What Will I Get?
So here’s the plan for this Substack. I would like to be able to bring some income in from my work, but I understand that you’re not going to pay for it until I actually have something to show you. I’m enabling paid subscriptions now, but I will not be paywalling any content until I have at least one full learning module published. Most likely that first learning module will be a receiver so that anyone can build it, licensed ham radio operator or not.
I’m setting myself a goal and recurring task in my calendar to write at least one useful and informative paid subscriber post per week as well. I will be keeping my blog Ripples In The Ether focused more on personal posts, and most of the technical stuff will be posted here.
One of the greatest challenges that I’ve faced in having publicly-facing designs and code is that a lot of people ask for support, and it’s very difficult to give everyone what they want. People often drop some fairly complex problems in my lap and expect me to figure them out for free. Frankly, that’s impossible. I do want to help those who I can, and so one of my paid subscriber benefits will be greater access to support from me. At the very least, that will take the form of being able to message me directly through Substack chat and email, which will help me to keep focused on support, instead of having everything come through my personal email. This may evolve in the future, but seems like a good starting point.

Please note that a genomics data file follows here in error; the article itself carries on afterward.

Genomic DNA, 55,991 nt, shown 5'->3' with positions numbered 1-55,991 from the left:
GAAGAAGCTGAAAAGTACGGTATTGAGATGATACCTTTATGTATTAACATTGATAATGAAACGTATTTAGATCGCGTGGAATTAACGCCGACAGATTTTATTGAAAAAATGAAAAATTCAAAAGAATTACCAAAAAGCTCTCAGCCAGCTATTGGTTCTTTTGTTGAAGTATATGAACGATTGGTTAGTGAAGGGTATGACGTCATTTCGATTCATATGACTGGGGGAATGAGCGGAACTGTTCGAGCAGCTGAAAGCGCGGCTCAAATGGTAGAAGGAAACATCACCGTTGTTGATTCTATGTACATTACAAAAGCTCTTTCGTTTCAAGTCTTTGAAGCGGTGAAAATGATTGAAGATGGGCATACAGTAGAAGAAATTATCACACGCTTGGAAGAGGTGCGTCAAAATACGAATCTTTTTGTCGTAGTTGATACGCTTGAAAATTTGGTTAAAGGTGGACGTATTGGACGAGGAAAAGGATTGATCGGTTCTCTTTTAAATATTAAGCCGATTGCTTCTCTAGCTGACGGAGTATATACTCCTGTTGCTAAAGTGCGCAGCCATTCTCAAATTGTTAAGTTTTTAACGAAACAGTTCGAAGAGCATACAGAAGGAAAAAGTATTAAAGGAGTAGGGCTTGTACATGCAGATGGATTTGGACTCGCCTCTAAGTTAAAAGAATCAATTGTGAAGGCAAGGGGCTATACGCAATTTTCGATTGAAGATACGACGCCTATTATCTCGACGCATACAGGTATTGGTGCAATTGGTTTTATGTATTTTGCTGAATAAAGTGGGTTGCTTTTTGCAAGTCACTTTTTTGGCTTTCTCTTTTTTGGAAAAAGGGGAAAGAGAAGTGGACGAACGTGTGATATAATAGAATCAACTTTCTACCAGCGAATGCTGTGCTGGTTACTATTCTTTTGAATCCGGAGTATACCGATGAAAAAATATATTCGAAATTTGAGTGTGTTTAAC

The biggest thing I want to do here is foster a positive and supporting community, so that’s going to be foremost in my mind as I develop this Substack.
The next post will be a first pass “white paper” of a system architecture from a high level.
If you think this sounds interesting, then please use the share button to let friends who may be interested know. Since I’ve dropped off of Twitter, I’m kind of back at the starting line regarding building interest. Your help is greatly appreciated! Hope to see you participating!